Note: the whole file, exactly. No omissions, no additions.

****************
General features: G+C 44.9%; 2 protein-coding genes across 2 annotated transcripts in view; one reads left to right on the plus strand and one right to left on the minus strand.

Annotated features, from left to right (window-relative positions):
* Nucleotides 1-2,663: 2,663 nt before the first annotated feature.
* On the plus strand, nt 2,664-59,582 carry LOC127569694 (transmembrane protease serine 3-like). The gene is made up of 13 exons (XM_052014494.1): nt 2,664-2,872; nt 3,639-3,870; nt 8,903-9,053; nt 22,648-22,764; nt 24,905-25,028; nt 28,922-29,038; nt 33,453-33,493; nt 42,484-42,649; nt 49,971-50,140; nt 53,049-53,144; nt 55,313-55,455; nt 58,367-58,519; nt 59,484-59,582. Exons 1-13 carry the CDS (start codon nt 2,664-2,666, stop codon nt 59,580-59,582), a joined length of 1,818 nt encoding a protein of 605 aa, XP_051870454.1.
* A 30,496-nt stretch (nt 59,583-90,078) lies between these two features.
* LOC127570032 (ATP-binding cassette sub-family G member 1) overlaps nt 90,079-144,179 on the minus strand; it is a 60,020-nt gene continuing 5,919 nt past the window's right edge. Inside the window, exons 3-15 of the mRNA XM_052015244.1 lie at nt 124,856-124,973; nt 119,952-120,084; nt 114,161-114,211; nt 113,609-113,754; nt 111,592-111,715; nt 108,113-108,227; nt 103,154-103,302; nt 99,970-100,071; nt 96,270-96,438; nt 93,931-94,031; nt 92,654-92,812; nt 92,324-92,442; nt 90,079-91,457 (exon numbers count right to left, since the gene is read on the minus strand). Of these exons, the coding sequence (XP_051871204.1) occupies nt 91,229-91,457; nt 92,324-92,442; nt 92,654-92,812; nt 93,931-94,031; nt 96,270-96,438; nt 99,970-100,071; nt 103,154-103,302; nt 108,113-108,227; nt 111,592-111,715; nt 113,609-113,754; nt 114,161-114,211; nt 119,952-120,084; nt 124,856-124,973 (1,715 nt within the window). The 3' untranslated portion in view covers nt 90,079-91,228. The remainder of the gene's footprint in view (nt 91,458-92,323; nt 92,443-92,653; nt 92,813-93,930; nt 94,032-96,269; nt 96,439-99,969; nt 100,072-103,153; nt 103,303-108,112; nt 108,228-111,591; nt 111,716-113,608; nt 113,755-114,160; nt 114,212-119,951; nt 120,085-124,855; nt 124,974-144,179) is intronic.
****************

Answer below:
General features: G+C 44.9%; 2 protein-coding genes across 2 annotated transcripts in view; one reads left to right on the plus strand and one right to left on the minus strand.

Annotated features, from left to right (window-relative positions):
* Nucleotides 1-2,663: 2,663 nt before the first annotated feature.
* On the plus strand, nt 2,664-59,582 carry LOC127569694 (transmembrane protease serine 3-like). The gene is made up of 13 exons (XM_052014494.1): nt 2,664-2,872; nt 3,639-3,870; nt 8,903-9,053; nt 22,648-22,764; nt 24,905-25,028; nt 28,922-29,038; nt 33,453-33,493; nt 42,484-42,649; nt 49,971-50,140; nt 53,049-53,144; nt 55,313-55,455; nt 58,367-58,519; nt 59,484-59,582. Exons 1-13 carry the CDS (start codon nt 2,664-2,666, stop codon nt 59,580-59,582), a joined length of 1,818 nt encoding a protein of 605 aa, XP_051870454.1.
* A 30,496-nt stretch (nt 59,583-90,078) lies between these two features.
* LOC127570032 (ATP-binding cassette sub-family G member 1) overlaps nt 90,079-144,179 on the minus strand; it is a 60,020-nt gene continuing 5,919 nt past the window's right edge. Inside the window, exons 3-15 of the mRNA XM_052015244.1 lie at nt 124,856-124,973; nt 119,952-120,084; nt 114,161-114,211; nt 113,609-113,754; nt 111,592-111,715; nt 108,113-108,227; nt 103,154-103,302; nt 99,970-100,071; nt 96,270-96,438; nt 93,931-94,031; nt 92,654-92,812; nt 92,324-92,442; nt 90,079-91,457 (exon numbers count right to left, since the gene is read on the minus strand). Of these exons, the coding sequence (XP_051871204.1) occupies nt 91,229-91,457; nt 92,324-92,442; nt 92,654-92,812; nt 93,931-94,031; nt 96,270-96,438; nt 99,970-100,071; nt 103,154-103,302; nt 108,113-108,227; nt 111,592-111,715; nt 113,609-113,754; nt 114,161-114,211; nt 119,952-120,084; nt 124,856-124,973 (1,715 nt within the window). The 3' untranslated portion in view covers nt 90,079-91,228. The remainder of the gene's footprint in view (nt 91,458-92,323; nt 92,443-92,653; nt 92,813-93,930; nt 94,032-96,269; nt 96,439-99,969; nt 100,072-103,153; nt 103,303-108,112; nt 108,228-111,591; nt 111,716-113,608; nt 113,755-114,160; nt 114,212-119,951; nt 120,085-124,855; nt 124,974-144,179) is intronic.